The recent passage of voter ID laws throughout the U.S. has created a greater need for public information campaigns on college campuses to inform students of their voting rights. As Brianne Pfannensteil illustrates in the Kansas City Star, a voter ID law can create confusion for students even in a state like Kansas that allows the use of student IDs at the polls.
One county clerk in the state described her concern that students will not have the information they need to cast a ballot. “I think there’s a lot of stuff floating around the Internet and through other sources that aren’t the truth but spread really quickly, especially in a campus environment,” Douglas County Clerk Jamie Shew said. Local voting rights organizations have expressed concern that a lack of information will make students believe incorrectly that they lack the required ID.
Financial realities also limit what local election officials can do. Shew added that budget cuts make it less likely that the county will be able to implement a public education campaign that reaches as many students as she hoped it would.
A recent Talking Points Memo article described public information campaigns related to voter ID, but it is unclear to what extent state and county efforts will focus on college campuses. As a result, students in states that require ID to vote should consider partnering with CVP to inform students of their rights. Check out the CVP toolkit item “Get ID!” for more information. These are just a few examples of the information students will need this year:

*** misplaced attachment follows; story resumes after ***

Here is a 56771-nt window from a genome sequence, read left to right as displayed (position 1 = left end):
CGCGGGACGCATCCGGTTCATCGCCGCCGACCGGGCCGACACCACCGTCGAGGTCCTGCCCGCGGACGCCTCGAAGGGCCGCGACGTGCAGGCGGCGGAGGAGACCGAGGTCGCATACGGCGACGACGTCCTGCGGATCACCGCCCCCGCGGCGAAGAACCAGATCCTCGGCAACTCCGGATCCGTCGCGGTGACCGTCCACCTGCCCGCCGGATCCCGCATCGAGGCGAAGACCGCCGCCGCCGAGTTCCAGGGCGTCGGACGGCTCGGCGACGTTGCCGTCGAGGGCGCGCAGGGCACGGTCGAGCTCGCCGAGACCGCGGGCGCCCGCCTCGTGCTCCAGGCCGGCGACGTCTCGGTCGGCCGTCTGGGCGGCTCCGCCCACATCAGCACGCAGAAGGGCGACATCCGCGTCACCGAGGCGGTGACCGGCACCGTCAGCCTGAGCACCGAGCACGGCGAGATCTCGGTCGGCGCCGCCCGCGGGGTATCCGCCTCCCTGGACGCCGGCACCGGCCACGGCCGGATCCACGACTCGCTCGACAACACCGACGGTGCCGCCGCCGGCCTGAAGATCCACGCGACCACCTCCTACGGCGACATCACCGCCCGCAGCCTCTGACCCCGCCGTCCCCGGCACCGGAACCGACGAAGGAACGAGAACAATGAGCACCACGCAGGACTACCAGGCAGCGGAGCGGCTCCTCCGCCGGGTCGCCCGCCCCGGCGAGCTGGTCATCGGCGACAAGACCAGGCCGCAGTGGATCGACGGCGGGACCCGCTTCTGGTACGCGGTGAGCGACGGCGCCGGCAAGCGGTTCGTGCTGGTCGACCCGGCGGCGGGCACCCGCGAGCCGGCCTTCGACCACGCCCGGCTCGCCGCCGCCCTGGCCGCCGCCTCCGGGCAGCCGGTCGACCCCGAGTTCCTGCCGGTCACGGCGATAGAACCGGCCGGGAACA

- Colorado: Spread the word that student IDs from public and private schools in Colorado may be used as ID as long as they have a picture.
- Florida: Let students know that first-time Florida voters and other eligible voters may use a student ID with a photo to vote.
- New Hampshire: Tell students that a valid student ID can be used in 2012 to vote at the polls. Student IDs will be removed from the list of acceptable IDs in future elections, but are acceptable this year.
- Ohio: If you attend a public school, ask administrators to send every student a letter confirming that the student attends that institution and inform students that the letter can be used as ID because it comes from a government entity. If you attend a private school, ask the housing department to send every student who lives in a residence hall a zero-balance utility bill. Make sure students are aware that this fulfills the utility bill option for voter ID.
- Pennsylvania: If your school’s student IDs lack an expiration date, encourage administrators to add one so it can be used at the polls and make sure that students know how to obtain an expiration date sticker or updated ID.
- Rhode Island: Make sure students know that a student ID from any college or university in the United States may be used to vote.
Contact Dan Vicuna at firstname.lastname@example.org or 202-331-0114 to partner with Campus Vote Project on a voter ID information campaign on campus.